• Metro Detroit Voters In The Michigan Primary, August 2012

    "As an African American ... voting is very important to me," said Southfield voter Charmika Elder. "A lot of our people died, a lot of women marched for our right to vote." Elder voted in favor of the SMART public transit millage, saying there's a lot of peop'e who don't have cars that rely on buses to get to work. She also said it was a shame that turnout for primaries was low, when it matters for November's election. "Everybody always complains afterwards," she said.

  • Metro Detroit Voters In The Michigan Primary, August 2012

    Gaston Munoz, 29, of southwest Detroit is a realtor helping out with Maureen Stapelton's campaign near the polling location at Detroit's Most Holy Redeemer Church. State Rep. Stapleton is running for the democratic choice for state rep in the 6th district against colleague Rashida Tlaib. Munoz was critical of Stapleton's opponent. "Rashida Tlaib has been here four years already, and I haven't seen a lot of change," he said.

  • Metro Detroit Voters In The Michigan Primary, August 2012

    Blayne Leonard, Lathrup Village resident, voted at City Hall for Republican candidates. In the U.S. Senate race, he voted for Clark Durant, who is challenging Pete Hoekstra to take on incumbent Dem Debbie Stabenow. "He has more straight-line Republican conservative values," Leonard said. He also noted that Hoekstra was "slamming the Democratic candidate," which he received widespread criticism for after his campaign released an ad targeted at Stabenow featuring an Asian woman speaking in broken English about China taking away American jobs.

  • Metro Detroit Voters In The Michigan Primary, August 2012

    Ron Cole, 55, a retired Internal Revenue Service worker voted in the primary at The Most Holy Redeemer Church in southwest Detroit. He told The Huffington Post he refused to vote for Stapleton or Tlaib as state representative candidates and also refused to vote for Clarke or Peters as U.S. Congress candidates. He criticized Democrats and Republicans alike for redistricting, saying that Democrats would likely change district lines in their favor ten years from now. One thing he did vote against was the Wayne County jail millage. "I'll be damned if I spend any more money on jails. I'm tired of them using my people as cash crops."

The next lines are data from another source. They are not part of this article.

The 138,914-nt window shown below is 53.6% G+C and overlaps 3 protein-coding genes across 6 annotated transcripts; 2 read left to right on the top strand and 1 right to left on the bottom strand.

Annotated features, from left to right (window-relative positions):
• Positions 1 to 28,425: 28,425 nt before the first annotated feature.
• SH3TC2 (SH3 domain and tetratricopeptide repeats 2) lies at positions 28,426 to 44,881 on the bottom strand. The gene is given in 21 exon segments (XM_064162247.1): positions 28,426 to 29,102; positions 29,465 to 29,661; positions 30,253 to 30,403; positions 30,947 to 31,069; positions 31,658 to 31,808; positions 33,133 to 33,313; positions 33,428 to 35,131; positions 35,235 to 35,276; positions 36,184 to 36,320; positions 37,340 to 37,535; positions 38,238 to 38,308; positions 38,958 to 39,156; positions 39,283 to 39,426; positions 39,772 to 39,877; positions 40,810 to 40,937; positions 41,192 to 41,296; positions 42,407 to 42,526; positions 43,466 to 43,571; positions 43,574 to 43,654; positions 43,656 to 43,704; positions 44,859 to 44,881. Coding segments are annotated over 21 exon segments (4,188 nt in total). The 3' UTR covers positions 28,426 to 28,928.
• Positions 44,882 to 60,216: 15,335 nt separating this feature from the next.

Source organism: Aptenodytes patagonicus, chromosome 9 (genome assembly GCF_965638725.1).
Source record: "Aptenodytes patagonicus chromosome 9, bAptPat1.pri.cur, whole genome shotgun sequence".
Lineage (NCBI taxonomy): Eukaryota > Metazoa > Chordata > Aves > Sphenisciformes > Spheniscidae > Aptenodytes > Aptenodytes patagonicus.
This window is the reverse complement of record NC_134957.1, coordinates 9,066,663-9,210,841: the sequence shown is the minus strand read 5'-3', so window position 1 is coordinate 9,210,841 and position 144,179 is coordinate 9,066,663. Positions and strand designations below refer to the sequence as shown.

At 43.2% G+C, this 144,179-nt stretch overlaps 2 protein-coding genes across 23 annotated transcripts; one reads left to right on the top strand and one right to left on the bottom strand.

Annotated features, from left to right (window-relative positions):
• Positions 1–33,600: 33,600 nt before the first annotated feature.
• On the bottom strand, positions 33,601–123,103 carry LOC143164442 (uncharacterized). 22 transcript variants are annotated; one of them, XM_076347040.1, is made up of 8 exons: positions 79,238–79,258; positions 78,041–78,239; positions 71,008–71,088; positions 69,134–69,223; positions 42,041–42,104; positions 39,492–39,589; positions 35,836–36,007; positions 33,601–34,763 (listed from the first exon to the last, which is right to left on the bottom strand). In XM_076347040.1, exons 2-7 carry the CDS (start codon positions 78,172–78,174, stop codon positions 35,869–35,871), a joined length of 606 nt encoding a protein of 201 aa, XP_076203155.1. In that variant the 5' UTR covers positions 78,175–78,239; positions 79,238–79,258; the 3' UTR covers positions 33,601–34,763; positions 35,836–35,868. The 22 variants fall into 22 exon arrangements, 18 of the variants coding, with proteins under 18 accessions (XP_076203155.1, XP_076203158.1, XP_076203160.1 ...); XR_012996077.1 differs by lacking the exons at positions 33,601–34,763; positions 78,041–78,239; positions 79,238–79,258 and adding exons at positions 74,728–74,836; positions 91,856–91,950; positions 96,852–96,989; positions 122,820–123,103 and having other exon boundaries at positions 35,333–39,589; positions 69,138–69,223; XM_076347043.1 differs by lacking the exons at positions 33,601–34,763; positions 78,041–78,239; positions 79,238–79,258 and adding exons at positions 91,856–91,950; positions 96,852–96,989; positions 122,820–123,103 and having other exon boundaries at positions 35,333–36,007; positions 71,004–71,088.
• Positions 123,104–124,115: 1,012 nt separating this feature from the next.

• Southfield voter Carol Izant said she voted for Rep. Hansen Clarke in the 14th Congressional district race. "He's grassroots, approachable, willing to get involved, very much of the people," she said. Izant also voted for to renew the millage for SMART buses. "We need a unified regional transit system," she said. "We need more public transportation, not less." (MANDEL NGAN/AFP/Getty Images)

  • Metro Detroit Voters In The Michigan Primary, August 2012

    Rashida Tlaib campaigners Mayra Valle, Deb Sumner and Cindy Garcia take a break from their education efforts near The Most Holy Redeemer Church polling site in southwest Detroit to pose for a picture. State Rep. Tlaib is running for the democratic spot on the 6th district state house seat ballot in the Novemebr election. "She's the hardest working state Rep I've known," said Sumner. "I've had the honor to see her at work. She's quite the warrior!"

  • Metro Detroit Voters In The Michigan Primary, August 2012

    Maureen Stapleton campaigners including Bernard Burton (left), Jasmine Reyes (third from left) and Ramon Garcia (right) have been working out in the heat to raise awareness about their candidate on primary day near The Most Holy Redeemer Church polling site in southwest Detroit. Reyes, 20, said of 6th district State Rep. candidate Maureen Stapleton: "I think she'll be good for our community, for the hispanic community," she said. She's fighting for the people that are illegal to get back [their driver's] licenses [and] more medical care."

  • Metro Detroit Voters In The Michigan Primary, August 2012

    Campaigners for several candidates handed literature to voters as they drove up to Lathrup Village City Hall.